Capitalists in Poor Countries


Well, we are back at this fabulously greedy topic, aren’t we after a while?

There are many poor countries in the world, India being one with a per capita income of USD 1,581 as per World Bank data. This is GDP per capita and on the basis of purchasing power parity, India’s per capita income is estimated to be USD 6,088. On both measures, India ranks below more than 100 other nations. So, it is reasonable to assume that India is one of the poorer countries, though the GDP is growing at over 7% currently (the fastest for any of the largest 10 economies of the world).

One can argue that these low figures would have been even lower had the socialist policies of the erstwhile Congress governments continued to be in place. That would probably be true, but then the Congress government changed its long standing socialist philosophy in 1991 when India encountered an unprecedented balance of payments crisis. For the past quarter century or so, successive governments have improved their focus on economic development (though not at the pace required, and definitely not at the speed at which Communist China was able to pursue economic growth). Hence, it is also reasonable to say that India shifted surely and steadily towards a Capitalist model of economic growth, in simple terms. It was actually more complex than what I am stating here, but then we wish to understand the essential truth rather than analyze voluminous economics data.

So, we have now arrived at an inflection point in the GDP growth curve. In the process of the rapid growth over the past several years, India managed to create scores of billionaires, and Capitalism was no longer a bad word in the Indian lexicon. Startups mushroomed in Bangalore, Hyderabad, Chennai and Gurgaon. Venture Capital Funds flocked to India. The India IT Story was going great guns. More jobs were getting created. And what not?

However, one sad thing is the ignorance of our Capitalists on how to behave and live in one of the poorest countries on earth, and how to contribute to the less fortunate in society. In essence, it was a required tenet that Capitalists anywhere on the planet who have made billions for themselves need to become real philanthropists to aid society in ways more than just creating some jobs in the economy. Their role does not stop with just creating a few thousand jobs. And, they are not supposed to flaunt their wealth by building skyscraper homes in the midst of slums. Just look at the top few billionaires in the world, mostly in U.S. and Europe – they are all philanthropists and do not flaunt their wealth. They get engaged in issues which afflict societies all around the world – in Africa, in India, in South America, etc., They apply their minds to solving some of the biggest problems facing humanity.

What about Indian billionaires?

Except for one or two, you don’t hear from the rest on what they are doing towards alleviating poverty, improving water supply, providing power to villages, enhancing availability of quality education, etc., And, surely none seem to be heeding the advice of the Indian Prime Minister on moderation in everything. Nobody is even questioning the generation of wealth by these Capitalists (though there is enough talk on how it was done with the help of greedy government officials in most cases, but not all), or creation of jobs. What is sincerely needed is their application of mind to resolving some of the most intransigent challenges faced by India and its poor people who live below the poverty line.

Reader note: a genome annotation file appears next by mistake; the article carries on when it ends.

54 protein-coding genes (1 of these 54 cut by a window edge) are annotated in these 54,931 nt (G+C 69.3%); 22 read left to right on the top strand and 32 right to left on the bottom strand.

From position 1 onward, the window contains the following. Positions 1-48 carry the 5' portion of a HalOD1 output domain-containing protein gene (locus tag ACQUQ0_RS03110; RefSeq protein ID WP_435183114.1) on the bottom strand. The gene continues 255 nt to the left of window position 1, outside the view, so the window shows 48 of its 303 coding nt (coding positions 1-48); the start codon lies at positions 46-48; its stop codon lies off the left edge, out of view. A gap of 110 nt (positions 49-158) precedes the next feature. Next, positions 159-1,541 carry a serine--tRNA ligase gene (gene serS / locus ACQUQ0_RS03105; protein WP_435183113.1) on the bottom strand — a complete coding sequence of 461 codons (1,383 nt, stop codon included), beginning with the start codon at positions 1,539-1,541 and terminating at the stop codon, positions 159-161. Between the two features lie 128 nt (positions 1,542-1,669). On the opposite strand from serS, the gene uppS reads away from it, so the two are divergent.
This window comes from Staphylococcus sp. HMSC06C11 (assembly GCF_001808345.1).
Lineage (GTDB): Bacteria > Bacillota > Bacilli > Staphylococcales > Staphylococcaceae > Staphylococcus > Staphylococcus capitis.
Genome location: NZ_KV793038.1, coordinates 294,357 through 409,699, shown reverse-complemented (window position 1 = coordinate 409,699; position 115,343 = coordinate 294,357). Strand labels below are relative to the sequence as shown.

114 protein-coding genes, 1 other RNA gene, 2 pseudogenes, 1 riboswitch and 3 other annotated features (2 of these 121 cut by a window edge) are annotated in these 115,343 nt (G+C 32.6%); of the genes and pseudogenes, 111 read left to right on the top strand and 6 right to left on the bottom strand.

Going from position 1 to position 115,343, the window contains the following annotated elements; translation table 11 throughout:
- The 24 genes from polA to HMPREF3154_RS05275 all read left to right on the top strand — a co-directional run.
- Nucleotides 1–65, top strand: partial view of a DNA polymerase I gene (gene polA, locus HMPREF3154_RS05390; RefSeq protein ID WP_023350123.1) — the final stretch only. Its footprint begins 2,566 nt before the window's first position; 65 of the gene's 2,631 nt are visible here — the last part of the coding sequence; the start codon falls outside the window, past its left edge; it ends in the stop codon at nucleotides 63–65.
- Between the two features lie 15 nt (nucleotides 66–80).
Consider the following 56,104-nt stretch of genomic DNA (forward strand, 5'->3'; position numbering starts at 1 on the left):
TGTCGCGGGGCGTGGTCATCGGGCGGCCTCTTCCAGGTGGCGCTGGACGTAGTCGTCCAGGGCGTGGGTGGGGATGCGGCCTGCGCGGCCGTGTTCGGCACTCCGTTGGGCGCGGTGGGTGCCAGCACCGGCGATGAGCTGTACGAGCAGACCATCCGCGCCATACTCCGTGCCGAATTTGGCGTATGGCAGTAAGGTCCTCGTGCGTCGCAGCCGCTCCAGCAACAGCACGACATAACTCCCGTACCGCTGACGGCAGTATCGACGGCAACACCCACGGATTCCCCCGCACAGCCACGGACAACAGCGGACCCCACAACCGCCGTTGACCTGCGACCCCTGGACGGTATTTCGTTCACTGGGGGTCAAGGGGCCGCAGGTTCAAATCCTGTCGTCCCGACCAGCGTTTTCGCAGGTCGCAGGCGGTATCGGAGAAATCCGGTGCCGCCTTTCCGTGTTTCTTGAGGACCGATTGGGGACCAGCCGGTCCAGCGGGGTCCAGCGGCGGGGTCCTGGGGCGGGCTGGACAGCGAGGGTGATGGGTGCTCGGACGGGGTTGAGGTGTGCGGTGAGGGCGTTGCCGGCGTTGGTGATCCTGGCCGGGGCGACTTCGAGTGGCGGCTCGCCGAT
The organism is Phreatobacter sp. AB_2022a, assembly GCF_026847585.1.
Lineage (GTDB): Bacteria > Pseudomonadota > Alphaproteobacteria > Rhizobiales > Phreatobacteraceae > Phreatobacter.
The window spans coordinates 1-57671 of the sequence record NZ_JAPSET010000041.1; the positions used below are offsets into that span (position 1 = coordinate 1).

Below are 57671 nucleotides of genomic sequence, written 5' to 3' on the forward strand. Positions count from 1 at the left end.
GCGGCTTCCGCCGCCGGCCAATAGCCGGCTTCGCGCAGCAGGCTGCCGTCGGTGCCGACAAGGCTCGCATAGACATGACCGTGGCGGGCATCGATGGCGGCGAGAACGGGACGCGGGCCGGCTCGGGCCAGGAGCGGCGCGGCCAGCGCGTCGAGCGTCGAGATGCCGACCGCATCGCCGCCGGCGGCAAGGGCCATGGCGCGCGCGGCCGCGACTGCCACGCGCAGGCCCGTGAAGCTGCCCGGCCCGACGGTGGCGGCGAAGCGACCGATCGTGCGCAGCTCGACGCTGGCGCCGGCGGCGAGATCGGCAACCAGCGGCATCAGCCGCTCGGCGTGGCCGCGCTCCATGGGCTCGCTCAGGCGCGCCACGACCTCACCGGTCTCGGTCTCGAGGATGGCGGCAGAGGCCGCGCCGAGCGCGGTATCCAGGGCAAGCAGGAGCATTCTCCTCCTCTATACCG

Now it gets interesting. India moved away from Socialism to Capitalism sometime in the early to mid Nineties. Is it time for India to revisit Socialism (as Bernie Sanders tried to do in the recent U.S. Presidential Election Campaign)? Is it important for the Indian Government to become more interventionist than it actually already is? Is its pleading for Corporate Social Responsibility falling on deaf Corporate ears of the Capitalist oligarchy? Is it critical at all for the government to be involved in any kind of business?

Well, history is not a predicator of what is to come. With Social Media, the population (at least the younger ones which India does not lack in very good numbers) is “always” connected, and the injustices in society are being discussed more aggressively than in the past. The discussion is also different this time as it is not the corporate cookies afraid of losing their jobs who are talking in hushed tones. It is really the teenagers and the early twenty somethings who are very confident of their future, who are engaged in these conversations.

All these things presage a good development for India – if there is one country which can pull together its young people power into productive causes, it would be the Indian New Age Capitalists a.k.a. Startup Ventures. Such initiatives would eventually wrest control from the traditional oligarchs by implementing suitable business model innovations.

Interesting, right? Let us see what happens in the near future.

Cheers,

Vijay Srinivasan

6th November 2016

 

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